Many of our products designed and made in South Africa are featuring the distinct “ShweShwe” Wax print fabric, so famously used on African traditional clothing and more and more incorporated on everyday items such as our VillageSecrets shoes, laptop bags, or accessories. This article provides you the historic context to this famous South African cloth.
Surprising to many, the history of shweshwe stretches from Asia to Europe, finding its home in Africa where it has evolved the most. We overview this journey of shweshwe, taking a look at its early origins, manufacturing, impacts, and trends through time to the present day.
EARLY SHWESHWE HISTORY: ORIGINS IN THE EAST THROUGH EUROPEAN TRADE
With the establishment of the Dutch Cape Colony in 1652, East Asian trade goods were increasingly routed through Southern Africa before reaching Europe.
At the time, naturally dyed indigo cloth from India and Bengal were a thriving import. The fabric featured lively and varied patterns. But it was famed the most for its exclusivity; The plant used for indigo dye could not grow in the cold European climate. Supply was limited and imports from the East Indies were the most viable option.
In the Cape, Dutch settlers purchased this exclusive indigo material from traders on their return journey to Europe. Here, the fabric was used by the Dutch, Khoikhoi, and slaves.
THE MEANING OF ‘SHWESHWE’ & INFLUENCE ON THE SOTHO, ZULU, AND XHOSA
In the 1840s, French missionaries gifted the Basotho Chief, King Moshoeshoe I indigo-printed cloth. Extremely pleased, the King endorsed the fabric and it spread in popularity throughout the Sotho and Zulu inhabitants of his domain. According to historians, the name ‘shweshwe’ derives from its royal influencer, King Moshoeshoe.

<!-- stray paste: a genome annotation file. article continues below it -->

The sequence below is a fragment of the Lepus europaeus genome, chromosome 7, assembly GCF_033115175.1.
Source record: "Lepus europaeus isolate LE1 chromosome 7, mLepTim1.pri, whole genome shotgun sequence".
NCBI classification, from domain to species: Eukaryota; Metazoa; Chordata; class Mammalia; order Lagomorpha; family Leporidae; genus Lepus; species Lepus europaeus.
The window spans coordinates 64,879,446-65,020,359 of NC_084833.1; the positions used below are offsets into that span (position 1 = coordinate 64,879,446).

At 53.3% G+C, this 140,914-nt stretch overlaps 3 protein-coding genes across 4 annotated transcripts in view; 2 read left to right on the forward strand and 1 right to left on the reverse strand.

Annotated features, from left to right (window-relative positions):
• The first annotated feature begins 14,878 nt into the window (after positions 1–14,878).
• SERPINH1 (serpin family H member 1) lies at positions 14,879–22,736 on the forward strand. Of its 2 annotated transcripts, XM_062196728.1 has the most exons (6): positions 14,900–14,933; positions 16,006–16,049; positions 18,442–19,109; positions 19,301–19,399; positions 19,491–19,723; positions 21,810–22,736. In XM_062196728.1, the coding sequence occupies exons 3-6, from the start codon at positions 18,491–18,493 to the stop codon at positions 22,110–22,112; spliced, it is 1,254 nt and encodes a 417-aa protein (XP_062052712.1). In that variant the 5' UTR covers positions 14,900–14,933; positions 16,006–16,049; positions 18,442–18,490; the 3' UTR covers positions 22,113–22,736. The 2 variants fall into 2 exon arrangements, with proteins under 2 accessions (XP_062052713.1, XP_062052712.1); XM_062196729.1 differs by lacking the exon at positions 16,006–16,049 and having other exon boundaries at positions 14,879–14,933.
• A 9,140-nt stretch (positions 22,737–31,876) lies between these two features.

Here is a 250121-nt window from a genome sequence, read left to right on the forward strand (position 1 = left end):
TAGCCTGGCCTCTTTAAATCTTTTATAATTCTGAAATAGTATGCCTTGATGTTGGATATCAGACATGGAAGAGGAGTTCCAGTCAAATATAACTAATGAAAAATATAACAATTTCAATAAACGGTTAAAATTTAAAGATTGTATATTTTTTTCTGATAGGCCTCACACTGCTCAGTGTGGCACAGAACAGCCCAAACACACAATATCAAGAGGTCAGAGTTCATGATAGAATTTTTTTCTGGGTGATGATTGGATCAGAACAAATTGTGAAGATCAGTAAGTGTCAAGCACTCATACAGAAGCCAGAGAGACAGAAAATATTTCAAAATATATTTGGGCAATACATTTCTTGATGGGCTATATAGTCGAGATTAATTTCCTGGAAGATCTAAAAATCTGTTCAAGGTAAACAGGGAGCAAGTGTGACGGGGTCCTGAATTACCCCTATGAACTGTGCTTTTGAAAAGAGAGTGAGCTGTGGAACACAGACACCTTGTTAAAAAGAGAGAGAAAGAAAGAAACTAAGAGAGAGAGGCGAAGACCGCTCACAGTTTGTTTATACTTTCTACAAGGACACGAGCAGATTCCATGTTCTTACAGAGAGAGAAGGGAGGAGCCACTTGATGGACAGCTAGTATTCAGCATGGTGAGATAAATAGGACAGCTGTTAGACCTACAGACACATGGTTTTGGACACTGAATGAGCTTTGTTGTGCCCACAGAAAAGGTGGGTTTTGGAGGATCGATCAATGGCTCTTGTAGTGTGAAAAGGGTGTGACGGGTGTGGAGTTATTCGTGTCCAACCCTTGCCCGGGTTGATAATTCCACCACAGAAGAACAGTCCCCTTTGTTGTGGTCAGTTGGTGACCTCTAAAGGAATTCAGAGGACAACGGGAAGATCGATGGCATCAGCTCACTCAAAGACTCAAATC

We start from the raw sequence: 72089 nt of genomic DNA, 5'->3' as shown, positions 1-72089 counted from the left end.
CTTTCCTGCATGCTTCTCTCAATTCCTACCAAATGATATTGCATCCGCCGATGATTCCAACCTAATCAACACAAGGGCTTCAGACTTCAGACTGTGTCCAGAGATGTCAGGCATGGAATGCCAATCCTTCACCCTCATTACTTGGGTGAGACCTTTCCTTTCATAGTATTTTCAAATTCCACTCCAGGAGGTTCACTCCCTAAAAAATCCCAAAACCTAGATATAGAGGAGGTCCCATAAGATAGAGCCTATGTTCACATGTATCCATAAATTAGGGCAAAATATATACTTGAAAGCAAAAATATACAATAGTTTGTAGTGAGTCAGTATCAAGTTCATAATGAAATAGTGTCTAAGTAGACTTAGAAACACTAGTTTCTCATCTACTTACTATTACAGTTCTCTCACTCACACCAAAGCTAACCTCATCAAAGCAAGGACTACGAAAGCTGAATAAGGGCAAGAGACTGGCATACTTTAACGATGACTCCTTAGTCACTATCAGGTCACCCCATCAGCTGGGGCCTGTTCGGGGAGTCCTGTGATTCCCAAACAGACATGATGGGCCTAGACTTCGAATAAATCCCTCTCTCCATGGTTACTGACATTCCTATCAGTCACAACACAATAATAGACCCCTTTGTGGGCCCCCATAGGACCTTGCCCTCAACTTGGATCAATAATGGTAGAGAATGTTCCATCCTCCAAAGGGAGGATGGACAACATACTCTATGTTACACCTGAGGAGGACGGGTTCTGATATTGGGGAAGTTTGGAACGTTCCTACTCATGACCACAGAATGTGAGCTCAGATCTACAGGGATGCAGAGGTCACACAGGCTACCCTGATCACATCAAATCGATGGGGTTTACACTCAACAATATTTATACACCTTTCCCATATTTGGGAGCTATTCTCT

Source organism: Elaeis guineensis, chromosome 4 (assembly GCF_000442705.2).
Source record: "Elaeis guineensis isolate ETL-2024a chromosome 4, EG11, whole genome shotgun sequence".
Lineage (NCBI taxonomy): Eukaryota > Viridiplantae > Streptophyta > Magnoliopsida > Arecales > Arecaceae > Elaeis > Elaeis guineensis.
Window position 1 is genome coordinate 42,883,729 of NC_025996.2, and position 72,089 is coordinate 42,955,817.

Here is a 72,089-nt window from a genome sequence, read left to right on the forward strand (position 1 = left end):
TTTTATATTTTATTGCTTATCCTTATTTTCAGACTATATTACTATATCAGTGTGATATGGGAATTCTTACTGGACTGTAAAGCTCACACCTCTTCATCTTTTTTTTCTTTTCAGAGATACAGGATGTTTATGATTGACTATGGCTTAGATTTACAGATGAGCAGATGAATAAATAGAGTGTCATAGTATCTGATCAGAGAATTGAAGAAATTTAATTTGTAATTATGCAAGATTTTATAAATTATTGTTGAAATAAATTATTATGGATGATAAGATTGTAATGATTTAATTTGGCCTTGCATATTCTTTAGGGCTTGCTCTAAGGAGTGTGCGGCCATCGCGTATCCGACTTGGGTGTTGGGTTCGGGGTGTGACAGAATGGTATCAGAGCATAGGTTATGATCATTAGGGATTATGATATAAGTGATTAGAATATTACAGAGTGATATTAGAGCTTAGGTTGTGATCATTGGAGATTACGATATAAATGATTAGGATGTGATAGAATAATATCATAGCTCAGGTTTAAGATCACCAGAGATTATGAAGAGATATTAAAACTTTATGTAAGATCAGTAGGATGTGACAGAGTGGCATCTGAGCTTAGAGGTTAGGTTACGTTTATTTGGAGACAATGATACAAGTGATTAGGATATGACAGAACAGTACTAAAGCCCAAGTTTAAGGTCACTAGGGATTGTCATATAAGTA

In 1858, Germans arrived at the Eastern Cape. They too brought indigo cloth. Xhosa women attending German missionaries adopted shweshwe and it gradually spread throughout the Xhosa people.
SYNTHETIC INDIGO AND NEW IMPORTS FROM ENGLAND
Development of synthetic indigo in Germany in the late 1800s skyrocketed European shweshwe production. By the 1940s, South Africa imported most of its shweshwe from England, including the famous brand: ‘Three Cats Shweshwe.’
DA GAMA TEXTILES – LOCAL PRODUCTION BEGINS
With the benefits of local production, Da Gama’s shweshwe flourished. New colours, such as chocolate brown and burgundy, were also introduced.
A decade later, Da Gama purchased the Three Cats trademark and developed it into the most popular shweshwe brand known today.
SHWESHWE MEETS THE 21ST CENTURY
Historically, shweshwe was still considered a fabric for mainly traditional uses. But in the early 2000s, the influences of global fashion on a post-apartheid South Africa had a contemporary impact.
Young South African fashion designers incorporated shweshwe in modern dress designs. And to much acclaim, these local creatives took their innovative shweshwe attire to the catwalks of Prague, Paris, and London.
2010’s TO TODAY – VARIETY
The 2010s marked a trend towards variety, with designers using shweshwe for versatile applications. Swimwear, brogues, necklaces, jackets, clutches, male underwear, and even pocket squares can now be found on the shweshwe market.
Shweshwe has a distinctive prewash stiffness and smell: the answer lies in its production and history when during the long sea voyage from the UK to South Africa, starch was used to preserve the fabric from the elements and gave it a characteristic stiffness. After washing, the stiffness disappears to leave behind a beautifully soft cotton fabric. The typical use of the fabric is for traditional ceremonies in the rural areas, thus ensuring a constant demand for this particular fabric.
In certain cases, special designs are produced for important occasions such as royal birthdays and national festivals.
Today this fabric has become fashionable beyond its traditional sphere of usage, with young South African designers often showing interest in this bit of national heritage.
The fabric is marketed to the wholesale and retail sectors throughout South Africa, who ensure sustainability by creating employment opportunities for people in the urban areas.
Da Gama Textiles is perhaps the only known producer of traditional Indigo Dyed Discharge Printed Fabric in the world.